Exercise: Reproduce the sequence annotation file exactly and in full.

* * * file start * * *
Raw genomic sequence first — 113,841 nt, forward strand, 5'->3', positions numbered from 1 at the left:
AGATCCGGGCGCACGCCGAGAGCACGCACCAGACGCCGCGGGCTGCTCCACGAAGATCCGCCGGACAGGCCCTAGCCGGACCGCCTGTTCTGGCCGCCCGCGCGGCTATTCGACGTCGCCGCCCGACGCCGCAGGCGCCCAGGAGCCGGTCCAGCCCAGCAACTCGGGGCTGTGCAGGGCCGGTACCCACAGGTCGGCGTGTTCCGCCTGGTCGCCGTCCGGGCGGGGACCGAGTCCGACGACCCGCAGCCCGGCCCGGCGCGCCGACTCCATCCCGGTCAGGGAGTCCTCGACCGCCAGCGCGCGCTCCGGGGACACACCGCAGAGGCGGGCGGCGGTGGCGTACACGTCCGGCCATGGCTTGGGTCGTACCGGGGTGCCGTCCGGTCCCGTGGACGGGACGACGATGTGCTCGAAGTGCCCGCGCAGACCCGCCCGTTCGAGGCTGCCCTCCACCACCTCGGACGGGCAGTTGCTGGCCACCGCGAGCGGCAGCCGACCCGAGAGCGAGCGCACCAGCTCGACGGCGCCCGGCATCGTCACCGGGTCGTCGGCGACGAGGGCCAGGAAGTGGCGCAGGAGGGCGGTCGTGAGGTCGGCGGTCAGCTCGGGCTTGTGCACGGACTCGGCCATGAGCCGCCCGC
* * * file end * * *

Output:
Raw genomic sequence first — 113,841 nt, forward strand, 5'->3', positions numbered from 1 at the left:
AGATCCGGGCGCACGCCGAGAGCACGCACCAGACGCCGCGGGCTGCTCCACGAAGATCCGCCGGACAGGCCCTAGCCGGACCGCCTGTTCTGGCCGCCCGCGCGGCTATTCGACGTCGCCGCCCGACGCCGCAGGCGCCCAGGAGCCGGTCCAGCCCAGCAACTCGGGGCTGTGCAGGGCCGGTACCCACAGGTCGGCGTGTTCCGCCTGGTCGCCGTCCGGGCGGGGACCGAGTCCGACGACCCGCAGCCCGGCCCGGCGCGCCGACTCCATCCCGGTCAGGGAGTCCTCGACCGCCAGCGCGCGCTCCGGGGACACACCGCAGAGGCGGGCGGCGGTGGCGTACACGTCCGGCCATGGCTTGGGTCGTACCGGGGTGCCGTCCGGTCCCGTGGACGGGACGACGATGTGCTCGAAGTGCCCGCGCAGACCCGCCCGTTCGAGGCTGCCCTCCACCACCTCGGACGGGCAGTTGCTGGCCACCGCGAGCGGCAGCCGACCCGAGAGCGAGCGCACCAGCTCGACGGCGCCCGGCATCGTCACCGGGTCGTCGGCGACGAGGGCCAGGAAGTGGCGCAGGAGGGCGGTCGTGAGGTCGGCGGTCAGCTCGGGCTTGTGCACGGACTCGGCCATGAGCCGCCCGC